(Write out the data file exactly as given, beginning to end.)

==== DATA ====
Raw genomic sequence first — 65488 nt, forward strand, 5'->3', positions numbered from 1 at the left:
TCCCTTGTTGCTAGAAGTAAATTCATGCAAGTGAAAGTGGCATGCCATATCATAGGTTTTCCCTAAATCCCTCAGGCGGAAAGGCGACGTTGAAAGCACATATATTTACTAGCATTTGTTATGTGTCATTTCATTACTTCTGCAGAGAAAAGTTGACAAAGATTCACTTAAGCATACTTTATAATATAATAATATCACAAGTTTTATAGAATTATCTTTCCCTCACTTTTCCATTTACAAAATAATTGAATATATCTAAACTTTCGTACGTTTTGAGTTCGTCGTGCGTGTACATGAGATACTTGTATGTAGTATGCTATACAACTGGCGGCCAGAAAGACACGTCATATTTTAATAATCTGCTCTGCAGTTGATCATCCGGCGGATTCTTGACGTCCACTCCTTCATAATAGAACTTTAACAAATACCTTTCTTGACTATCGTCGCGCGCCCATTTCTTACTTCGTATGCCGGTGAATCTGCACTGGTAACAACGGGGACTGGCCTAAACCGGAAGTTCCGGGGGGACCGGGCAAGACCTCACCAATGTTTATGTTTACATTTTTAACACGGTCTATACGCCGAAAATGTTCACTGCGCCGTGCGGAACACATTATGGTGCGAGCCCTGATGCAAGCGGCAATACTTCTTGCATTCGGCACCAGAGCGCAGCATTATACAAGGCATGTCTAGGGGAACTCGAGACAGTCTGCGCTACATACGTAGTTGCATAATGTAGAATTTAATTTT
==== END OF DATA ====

Raw genomic sequence first — 65488 nt, forward strand, 5'->3', positions numbered from 1 at the left:
TCCCTTGTTGCTAGAAGTAAATTCATGCAAGTGAAAGTGGCATGCCATATCATAGGTTTTCCCTAAATCCCTCAGGCGGAAAGGCGACGTTGAAAGCACATATATTTACTAGCATTTGTTATGTGTCATTTCATTACTTCTGCAGAGAAAAGTTGACAAAGATTCACTTAAGCATACTTTATAATATAATAATATCACAAGTTTTATAGAATTATCTTTCCCTCACTTTTCCATTTACAAAATAATTGAATATATCTAAACTTTCGTACGTTTTGAGTTCGTCGTGCGTGTACATGAGATACTTGTATGTAGTATGCTATACAACTGGCGGCCAGAAAGACACGTCATATTTTAATAATCTGCTCTGCAGTTGATCATCCGGCGGATTCTTGACGTCCACTCCTTCATAATAGAACTTTAACAAATACCTTTCTTGACTATCGTCGCGCGCCCATTTCTTACTTCGTATGCCGGTGAATCTGCACTGGTAACAACGGGGACTGGCCTAAACCGGAAGTTCCGGGGGGACCGGGCAAGACCTCACCAATGTTTATGTTTACATTTTTAACACGGTCTATACGCCGAAAATGTTCACTGCGCCGTGCGGAACACATTATGGTGCGAGCCCTGATGCAAGCGGCAATACTTCTTGCATTCGGCACCAGAGCGCAGCATTATACAAGGCATGTCTAGGGGAACTCGAGACAGTCTGCGCTACATACGTAGTTGCATAATGTAGAATTTAATTTT